What’s the Risk? The 5 Biggest Risks To Digital Software

With the adoption of cloud computing on the rise among businesses and the explosion of ecommerce, it’s a golden time for software developers. Businesses want ways that they can automate or simplify processes.

Digital software provides the ideal solution for that exact problem. Routine tasks often require extreme repetition, which taxes the attention and concentration of employees. At the same time, it also limits the number of more productive tasks employee can perform while at work.

At the same time, there are many risks for software development companies before the application ever gets into the hands of customers. Let’s dive in and take a look at five of the biggest risks for software companies.

1. Scope Creep

A little bit of scope creep proves inevitable in any digital software project. Ongoing market research can uncover that you need features not in the original plan in order to compete with similar products. You should plan around this likelihood with padding in the project schedule.

The more insidious version of scope creep is the “just one more” syndrome. Someone makes a suggestion in a meeting or around the watercooler. Suddenly, it’s a requirement of the project.

Adding one more feature isn’t a problem most of the time. Adding one more feature two dozen times over the course of the projects bloats the code and renders the original timeline for deliverables meaningless.

Adding features late in the game can drive your employees into feelings of mutiny. No one likes revisiting work they thought complete months after the fact.

Those hostile feelings and short delivery timetables can also generate slipshod work. That slipshod work can have some serious consequences, such as:

  • harming the end-user experience
  • creating negative opinions about the software
  • creating bugs

You can’t always avoid scope creep, but limiting it is in your best interest.

2. Loss of Key Employees

Most businesses struggle with the problem of indispensable employees. Those are the high-performance employees who bring usually levels of mastery to the table.

The loss of such a key employee can send a software project into a tailspin. That often proves even more true if the employee works in a supervisory role or has a hand in overall software design.

It’s also a very real possibility with the current shortage of skilled IT pros and huge salary offers from competitors. In fact, the IT sector boasts one of the highest turnover rates in the US

While other employees might possess the skills to continue the work, they won’t necessarily do the work as fast or as well. This can set a project delivery schedule way back.

Replacing key employees often means a long, expensive hiring process. You must vet potential replacements and find the money for a competitive salary offer. Even then, skilled incoming employees will need months of onboarding before they get up to speed.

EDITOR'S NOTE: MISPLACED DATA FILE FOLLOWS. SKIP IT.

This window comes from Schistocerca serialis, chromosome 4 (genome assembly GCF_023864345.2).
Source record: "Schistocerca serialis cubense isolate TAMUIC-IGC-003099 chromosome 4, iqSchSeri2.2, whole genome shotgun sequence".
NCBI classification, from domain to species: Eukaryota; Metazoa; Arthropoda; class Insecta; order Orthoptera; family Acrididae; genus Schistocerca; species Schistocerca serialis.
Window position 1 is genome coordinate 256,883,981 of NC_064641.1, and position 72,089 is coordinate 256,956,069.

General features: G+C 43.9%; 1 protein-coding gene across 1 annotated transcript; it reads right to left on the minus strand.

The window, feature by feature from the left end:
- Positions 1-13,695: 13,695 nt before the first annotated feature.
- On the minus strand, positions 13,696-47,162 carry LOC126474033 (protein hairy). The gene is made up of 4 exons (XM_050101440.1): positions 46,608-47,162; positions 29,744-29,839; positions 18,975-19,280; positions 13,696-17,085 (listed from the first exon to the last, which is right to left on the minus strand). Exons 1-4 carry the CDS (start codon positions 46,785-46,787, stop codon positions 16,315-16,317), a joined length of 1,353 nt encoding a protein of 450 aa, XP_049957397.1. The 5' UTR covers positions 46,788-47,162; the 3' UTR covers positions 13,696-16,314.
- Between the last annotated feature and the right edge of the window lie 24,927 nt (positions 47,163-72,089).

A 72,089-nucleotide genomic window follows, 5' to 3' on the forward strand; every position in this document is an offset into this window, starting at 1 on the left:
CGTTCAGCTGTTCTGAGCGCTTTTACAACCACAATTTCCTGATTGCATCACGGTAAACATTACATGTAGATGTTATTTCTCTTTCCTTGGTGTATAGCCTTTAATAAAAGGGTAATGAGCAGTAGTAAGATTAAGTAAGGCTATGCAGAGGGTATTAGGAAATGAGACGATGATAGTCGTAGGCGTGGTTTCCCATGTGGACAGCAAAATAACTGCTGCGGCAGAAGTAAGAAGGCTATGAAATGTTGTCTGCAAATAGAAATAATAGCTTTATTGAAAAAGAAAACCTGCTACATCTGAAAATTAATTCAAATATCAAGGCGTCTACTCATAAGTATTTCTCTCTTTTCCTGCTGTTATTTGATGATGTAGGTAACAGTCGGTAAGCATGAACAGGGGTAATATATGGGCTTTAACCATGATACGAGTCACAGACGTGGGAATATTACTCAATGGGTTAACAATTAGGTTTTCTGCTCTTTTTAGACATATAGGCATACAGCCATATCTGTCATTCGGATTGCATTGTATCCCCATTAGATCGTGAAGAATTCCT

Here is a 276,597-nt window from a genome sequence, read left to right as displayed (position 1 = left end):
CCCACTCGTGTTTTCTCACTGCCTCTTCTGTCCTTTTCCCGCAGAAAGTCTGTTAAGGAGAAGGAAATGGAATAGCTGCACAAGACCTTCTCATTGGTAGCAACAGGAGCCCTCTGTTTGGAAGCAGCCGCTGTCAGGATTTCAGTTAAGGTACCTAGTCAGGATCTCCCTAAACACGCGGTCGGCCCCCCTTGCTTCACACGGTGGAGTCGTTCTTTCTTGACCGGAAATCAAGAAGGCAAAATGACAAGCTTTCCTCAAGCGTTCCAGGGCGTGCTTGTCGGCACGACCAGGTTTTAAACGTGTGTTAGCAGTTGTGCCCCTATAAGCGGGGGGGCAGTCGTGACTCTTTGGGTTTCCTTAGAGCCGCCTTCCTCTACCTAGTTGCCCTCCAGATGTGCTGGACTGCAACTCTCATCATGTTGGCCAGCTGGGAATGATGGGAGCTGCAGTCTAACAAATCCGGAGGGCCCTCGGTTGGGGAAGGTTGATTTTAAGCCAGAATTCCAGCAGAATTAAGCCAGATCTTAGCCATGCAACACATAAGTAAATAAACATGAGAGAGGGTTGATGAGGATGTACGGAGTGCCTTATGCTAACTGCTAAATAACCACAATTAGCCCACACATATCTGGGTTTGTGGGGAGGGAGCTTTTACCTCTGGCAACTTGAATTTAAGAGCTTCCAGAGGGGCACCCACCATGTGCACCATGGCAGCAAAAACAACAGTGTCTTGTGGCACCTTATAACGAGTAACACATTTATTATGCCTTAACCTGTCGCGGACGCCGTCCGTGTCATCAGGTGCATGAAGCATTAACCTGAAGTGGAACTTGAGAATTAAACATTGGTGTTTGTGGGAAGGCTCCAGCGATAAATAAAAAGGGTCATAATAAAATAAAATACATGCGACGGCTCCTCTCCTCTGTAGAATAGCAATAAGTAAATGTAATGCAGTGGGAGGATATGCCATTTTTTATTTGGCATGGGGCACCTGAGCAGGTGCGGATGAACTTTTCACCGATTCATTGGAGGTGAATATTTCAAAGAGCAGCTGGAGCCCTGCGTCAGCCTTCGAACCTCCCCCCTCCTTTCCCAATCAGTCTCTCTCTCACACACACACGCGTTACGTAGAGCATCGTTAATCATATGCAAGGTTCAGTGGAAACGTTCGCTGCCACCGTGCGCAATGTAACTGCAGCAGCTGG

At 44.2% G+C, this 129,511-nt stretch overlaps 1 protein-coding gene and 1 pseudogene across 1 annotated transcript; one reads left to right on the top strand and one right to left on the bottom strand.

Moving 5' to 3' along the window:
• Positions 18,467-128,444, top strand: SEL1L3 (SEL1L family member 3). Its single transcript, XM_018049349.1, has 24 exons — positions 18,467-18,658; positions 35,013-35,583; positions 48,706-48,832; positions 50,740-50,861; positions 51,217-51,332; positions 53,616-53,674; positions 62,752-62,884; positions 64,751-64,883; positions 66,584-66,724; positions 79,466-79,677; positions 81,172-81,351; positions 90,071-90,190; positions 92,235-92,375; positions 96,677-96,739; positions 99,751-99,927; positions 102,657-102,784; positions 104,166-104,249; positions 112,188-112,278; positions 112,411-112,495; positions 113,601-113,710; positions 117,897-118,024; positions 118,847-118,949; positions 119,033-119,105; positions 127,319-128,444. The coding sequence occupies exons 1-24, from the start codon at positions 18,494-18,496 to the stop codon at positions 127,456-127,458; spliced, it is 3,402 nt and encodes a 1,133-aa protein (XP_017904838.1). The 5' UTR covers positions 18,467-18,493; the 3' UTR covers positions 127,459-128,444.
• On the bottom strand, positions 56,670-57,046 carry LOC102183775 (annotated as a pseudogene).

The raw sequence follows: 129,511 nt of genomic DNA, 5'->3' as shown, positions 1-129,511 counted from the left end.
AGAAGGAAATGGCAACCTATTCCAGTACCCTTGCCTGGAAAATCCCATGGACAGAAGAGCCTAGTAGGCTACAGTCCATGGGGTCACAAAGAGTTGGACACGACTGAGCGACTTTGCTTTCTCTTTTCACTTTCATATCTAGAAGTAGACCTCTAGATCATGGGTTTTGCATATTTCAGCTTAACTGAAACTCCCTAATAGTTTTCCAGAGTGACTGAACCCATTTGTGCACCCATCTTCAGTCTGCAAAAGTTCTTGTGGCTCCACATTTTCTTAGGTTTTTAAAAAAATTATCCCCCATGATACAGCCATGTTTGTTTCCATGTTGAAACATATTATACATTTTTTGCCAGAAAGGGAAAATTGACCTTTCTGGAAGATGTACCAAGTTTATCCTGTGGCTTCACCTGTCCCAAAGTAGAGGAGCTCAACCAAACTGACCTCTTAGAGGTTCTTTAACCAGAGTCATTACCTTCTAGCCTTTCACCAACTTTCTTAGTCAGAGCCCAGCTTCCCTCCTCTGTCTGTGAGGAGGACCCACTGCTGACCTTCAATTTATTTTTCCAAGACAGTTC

3. Productivity Dropoff

Unless you develop very simple applications, software development doesn’t happen overnight. Just look at the years-long development cycles for high-end video games for an example of how long finishing really complex software can take.

Even worse, a lot of programming involves tedious coding tasks. No matter how excited everyone is during the initial months, eventually people get bored with their work. Productivity will drop off once boredom sets in.

Delays in the release cycle can compound the problem by making people feel like they’ve been working for no good reason.

If one of those high-performing key employees leave, it devastates team morale. That puts a dent in productivity. The redistribution of work, as well as disruptions from bringing in a new employee, can also damage productivity.

4. Frivolous Code

Your employees can also do things that look harmless on the surface but generate negative outcomes in the long-term. Let’s say you employ a talented programmer that’s been stuck writing tedious code for a month. The programmer decides that they want to do something more interesting.

So, they take it upon themselves to show off a bit. They write a bunch of frivolous code that doesn’t service the functionality of the software. Instead, it just makes some little piece of the software do something unnecessary or just look “cool.”

The time they spend on that code is time they didn’t spend working on the larger project needs. This means the whole project takes longer.

Executing that frivolous code makes the software run a tiny bit slower. Sure, no one will notice the lag from one or two bits of frivolous code. If you get frivolous code throughout the software, though, it can create noticeable lag.

5. Exterior Risks

You face a number of exterior risks that you can exert only limited control over. For example, you can face major regulatory changes such as the GDRP protections in Europe. Privacy regulations such as HIIPA can also change depending on the priorities in Congress and HHS during any given year.

If you didn’t design the software with those regulations in mind, it can mean a major overhaul.

Whether it’s for data storage or software hosting, most businesses rely on a few major vendors for cloud computing services. That means your software must work within the parameters set out by those companies. Changes in those parameters can throw a wrench in the works.

Any cloud-based software must also work across multiple browsers and operating systems. If you’re worried about your software’s cloud readiness, you can read more here.

Parting Thoughts on Risks to Digital Software

Digital software developers must contend with a number of serious risks between launching a software project and completing it.

Looking for more information about software in the workplace? Check out our article about the benefits and pitfalls of web applications.

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